As many of you know, I have some weaknesses: Samsung phones, Apple Computers, Tesla Cars and Cheetos. Some would call that a lethal combination.

I might have to agree. One of them corrodes your arteries. Two ransack your bank account. And one of them may make you…how to put it delicately…spontaneously combust!

Recent issues with lithium ion (Li-ion) batteries have sent the tech world scurrying for answers—and an occasional fire extinguisher. Most notably, it’s been the meltdown (quite literally) of the Samsung flagship phone, the Galaxy Note 7.

I was one of the giddy customers longing for a hot new upgrade. The allure fizzled pretty fast. My trusty Note 5 will have to carry the load for a while longer. But some believe the Note 8 and any future Galaxy Note progeny may never make it out of R&D and into our hands. All because of bad batteries.

Batteries and their safety are clearly big business. Billions! Maybe the “batteries not included” folks had it right all along.

With the proliferation of tech, battery factories are growing at a blistering pace. Tesla’s Gigafactories, for instance, are a modern wonder. Dubbed Gigafactory 1 in America and Gigafactory 2 in Europe, when completed they will produce mind-boggling stockpiles of lithium-ion batteries. These energy-infused cells will harvest electricity for the expanding fleet of Tesla thrill rides, the home powering Powerwall and the business powering Powerpacks.

An exploding phone was one thing. But your car? House? Office? Okay, maybe your office. (You know you were thinking it.)

In all seriousness, how safe is our Li-ion future?

Rupert Goodwins writes for ZDNet. He reminds us that we have met the enemy and he is us. Our voracious appetite for brighter, faster and slimmer phones has driven the boundaries of physics to its breaking point. Li-ion is great for taking on power quickly and dosing it out efficiently. But when we try to squeeze so much energy into and out of such high-tech batteries, there’s no room for error.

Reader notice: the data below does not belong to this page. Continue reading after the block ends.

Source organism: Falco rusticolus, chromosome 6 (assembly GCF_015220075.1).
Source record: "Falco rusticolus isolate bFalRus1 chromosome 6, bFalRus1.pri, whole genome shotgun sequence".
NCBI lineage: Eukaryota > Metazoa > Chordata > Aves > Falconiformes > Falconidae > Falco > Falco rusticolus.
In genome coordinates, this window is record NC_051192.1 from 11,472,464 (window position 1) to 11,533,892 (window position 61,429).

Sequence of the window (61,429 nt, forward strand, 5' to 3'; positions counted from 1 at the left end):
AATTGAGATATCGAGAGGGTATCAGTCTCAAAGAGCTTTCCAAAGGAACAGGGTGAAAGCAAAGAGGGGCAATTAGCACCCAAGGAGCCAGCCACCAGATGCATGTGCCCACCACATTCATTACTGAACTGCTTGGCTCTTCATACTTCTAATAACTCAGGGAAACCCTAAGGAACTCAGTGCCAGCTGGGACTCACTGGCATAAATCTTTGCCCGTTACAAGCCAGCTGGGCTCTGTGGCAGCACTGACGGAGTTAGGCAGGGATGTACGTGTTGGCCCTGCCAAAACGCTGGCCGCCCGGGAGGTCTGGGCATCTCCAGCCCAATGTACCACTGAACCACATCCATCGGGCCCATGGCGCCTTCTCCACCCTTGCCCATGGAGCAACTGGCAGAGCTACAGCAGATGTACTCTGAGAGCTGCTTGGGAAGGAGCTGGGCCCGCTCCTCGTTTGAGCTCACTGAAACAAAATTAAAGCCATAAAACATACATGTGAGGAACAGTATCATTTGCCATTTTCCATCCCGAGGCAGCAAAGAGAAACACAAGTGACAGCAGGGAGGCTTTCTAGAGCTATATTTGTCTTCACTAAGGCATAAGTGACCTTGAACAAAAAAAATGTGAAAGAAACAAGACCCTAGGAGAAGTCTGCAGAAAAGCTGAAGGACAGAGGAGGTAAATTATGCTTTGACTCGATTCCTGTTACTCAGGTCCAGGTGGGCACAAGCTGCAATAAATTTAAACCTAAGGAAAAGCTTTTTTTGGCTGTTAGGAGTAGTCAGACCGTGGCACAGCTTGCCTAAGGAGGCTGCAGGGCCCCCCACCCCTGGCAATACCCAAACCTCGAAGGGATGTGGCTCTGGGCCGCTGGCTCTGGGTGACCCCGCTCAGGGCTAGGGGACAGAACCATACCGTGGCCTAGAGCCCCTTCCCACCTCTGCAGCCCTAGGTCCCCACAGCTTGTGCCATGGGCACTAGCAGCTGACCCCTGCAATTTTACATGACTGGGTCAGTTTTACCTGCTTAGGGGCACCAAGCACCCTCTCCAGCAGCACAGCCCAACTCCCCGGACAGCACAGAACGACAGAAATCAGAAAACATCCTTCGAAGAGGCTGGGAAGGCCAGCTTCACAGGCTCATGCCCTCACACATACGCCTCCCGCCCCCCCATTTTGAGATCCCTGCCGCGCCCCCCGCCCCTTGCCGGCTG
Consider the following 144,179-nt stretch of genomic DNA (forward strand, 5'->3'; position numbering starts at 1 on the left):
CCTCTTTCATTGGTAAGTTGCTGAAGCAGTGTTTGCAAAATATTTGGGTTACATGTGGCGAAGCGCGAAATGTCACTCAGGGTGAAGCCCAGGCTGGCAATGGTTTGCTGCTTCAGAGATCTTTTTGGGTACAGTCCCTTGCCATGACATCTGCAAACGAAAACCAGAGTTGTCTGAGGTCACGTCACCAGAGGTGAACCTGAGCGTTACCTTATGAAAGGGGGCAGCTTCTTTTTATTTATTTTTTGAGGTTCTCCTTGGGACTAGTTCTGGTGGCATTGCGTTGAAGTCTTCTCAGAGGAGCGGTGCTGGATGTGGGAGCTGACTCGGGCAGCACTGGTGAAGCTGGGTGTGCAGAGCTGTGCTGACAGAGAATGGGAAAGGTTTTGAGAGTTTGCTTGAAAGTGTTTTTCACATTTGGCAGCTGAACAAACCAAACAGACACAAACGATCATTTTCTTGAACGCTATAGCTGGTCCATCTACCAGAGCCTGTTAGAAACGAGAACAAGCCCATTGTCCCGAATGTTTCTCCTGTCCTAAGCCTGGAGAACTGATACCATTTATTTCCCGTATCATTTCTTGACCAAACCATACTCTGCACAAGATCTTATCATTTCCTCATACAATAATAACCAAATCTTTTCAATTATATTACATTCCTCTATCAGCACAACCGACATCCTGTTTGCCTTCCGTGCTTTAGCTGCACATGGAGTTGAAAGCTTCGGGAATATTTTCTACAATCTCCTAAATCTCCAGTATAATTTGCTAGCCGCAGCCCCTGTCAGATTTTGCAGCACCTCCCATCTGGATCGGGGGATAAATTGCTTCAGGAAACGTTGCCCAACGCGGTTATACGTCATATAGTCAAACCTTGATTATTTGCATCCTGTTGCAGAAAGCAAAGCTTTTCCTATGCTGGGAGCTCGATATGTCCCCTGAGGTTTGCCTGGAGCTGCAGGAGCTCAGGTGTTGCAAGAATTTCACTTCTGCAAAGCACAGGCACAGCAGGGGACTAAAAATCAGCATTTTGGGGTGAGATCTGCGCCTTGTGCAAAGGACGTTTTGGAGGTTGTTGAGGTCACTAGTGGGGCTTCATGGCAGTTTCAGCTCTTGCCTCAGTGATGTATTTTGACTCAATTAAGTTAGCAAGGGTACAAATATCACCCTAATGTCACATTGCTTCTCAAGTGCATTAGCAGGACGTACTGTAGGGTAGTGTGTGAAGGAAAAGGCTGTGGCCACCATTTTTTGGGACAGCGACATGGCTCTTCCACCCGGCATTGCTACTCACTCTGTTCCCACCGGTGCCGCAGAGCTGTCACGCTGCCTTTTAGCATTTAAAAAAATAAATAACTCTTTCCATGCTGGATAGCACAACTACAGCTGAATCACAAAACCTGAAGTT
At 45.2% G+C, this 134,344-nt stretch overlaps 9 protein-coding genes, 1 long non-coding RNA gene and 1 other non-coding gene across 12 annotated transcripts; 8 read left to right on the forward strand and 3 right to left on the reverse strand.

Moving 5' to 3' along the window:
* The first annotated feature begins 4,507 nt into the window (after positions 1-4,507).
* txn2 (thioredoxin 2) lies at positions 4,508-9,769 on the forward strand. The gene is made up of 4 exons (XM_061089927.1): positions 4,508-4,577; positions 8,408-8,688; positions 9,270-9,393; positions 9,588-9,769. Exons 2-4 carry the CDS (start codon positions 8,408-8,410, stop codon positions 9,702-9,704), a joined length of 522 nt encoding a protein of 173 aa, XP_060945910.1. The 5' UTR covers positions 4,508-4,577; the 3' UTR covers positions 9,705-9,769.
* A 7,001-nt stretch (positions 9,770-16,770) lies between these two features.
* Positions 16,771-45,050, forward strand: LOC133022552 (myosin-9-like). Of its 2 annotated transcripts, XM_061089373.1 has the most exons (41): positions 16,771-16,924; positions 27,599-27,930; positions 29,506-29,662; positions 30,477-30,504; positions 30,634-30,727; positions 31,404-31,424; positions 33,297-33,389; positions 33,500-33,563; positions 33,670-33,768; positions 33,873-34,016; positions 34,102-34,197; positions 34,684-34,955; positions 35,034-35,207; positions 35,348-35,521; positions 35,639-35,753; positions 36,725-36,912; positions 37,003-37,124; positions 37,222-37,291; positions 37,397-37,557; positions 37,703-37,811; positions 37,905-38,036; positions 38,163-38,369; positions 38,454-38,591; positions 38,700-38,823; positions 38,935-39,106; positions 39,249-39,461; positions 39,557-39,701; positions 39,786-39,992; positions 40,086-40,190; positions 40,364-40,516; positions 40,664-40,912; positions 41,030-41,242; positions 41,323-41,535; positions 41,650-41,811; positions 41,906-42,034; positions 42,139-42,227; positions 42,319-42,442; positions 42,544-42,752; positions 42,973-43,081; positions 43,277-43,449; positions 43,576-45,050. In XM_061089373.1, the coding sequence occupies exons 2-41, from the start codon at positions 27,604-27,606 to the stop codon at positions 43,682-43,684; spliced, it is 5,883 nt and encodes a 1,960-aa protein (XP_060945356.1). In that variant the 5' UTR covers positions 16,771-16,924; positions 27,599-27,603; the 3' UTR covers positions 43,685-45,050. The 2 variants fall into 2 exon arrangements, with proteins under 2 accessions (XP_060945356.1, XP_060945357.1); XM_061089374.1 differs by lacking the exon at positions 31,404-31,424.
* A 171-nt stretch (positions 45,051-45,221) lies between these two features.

We might not realize just how much juice is lurking in those tiny batteries.

Goodwins brings it home in an unforgettable way. He crunched the numbers, and a fully charged phone battery stores the equivalent heat of several hundred Bunsen burners. And if that power is released in one fireball of fury? Ouch!

Josh Kirschner, writing for Techlicous in 2013, talked about the dangers of exploding laptop batteries. He spectacularly warned that failing Li-ion batteries can send 1,000-degree metal shards flying through a room. I prefer to keep my pyrotechnics limited to the 4th and New Year. You too, I bet.

Are there safer alternatives? Some are being explored, but as with all tech research, it takes lots of time and money. Batteries will be safer, more efficient and less polluting as time goes on, but we’ll be handling Li-ion for quite some time.

What should we do?

You might want to be a late adopter. Instead of being the first one in line for a new phone, let others be the beta testing dare-devils.

Treat batteries or devices with batteries more gently that you might think. Bent, damaged or shorted batteries can become unstable and dangerous.

If your battery is replaceable, always go with the recommendation of the manufacturer. Don’t try to save a few bucks by buying a knock-off. The same goes for charging adapters, cables and the like. Always use products that have been tested and approved by the manufacturer.

I recently did some research on a Mac charger replacement. A YouTuber cracked open the look-a-like charger, and the innards were a hot mess. It looked like something that you’d put together in a basement with leftover parts from your 1980s jam box. Don’t skimp when it comes to safety.

Keep your device out of extreme heat. Don’t leave it in a hot car, near the fire or on any other hot surface. This could elevate the risk of battery failure.

Finally, if you notice any overheating or bulging in your device’s battery, power it off completely. Don’t charge it. Find an expert and seek a safe solution.

Our world runs on electricity. Whether it’s coming directly out of a wire or is stored in a battery, there’s no getting around it if you want to remain connected to the world. To be sure, there have been some notable issues in the recent past, but by and in large batteries are safe and getting safer all the time. Follow a few wise tips, and you’ll be juiced up and ready to go. Now, about those Cheetos…

Richard Singleton, MACE, MAMFC, LPC, is the executive director at STARRY in Round Rock.

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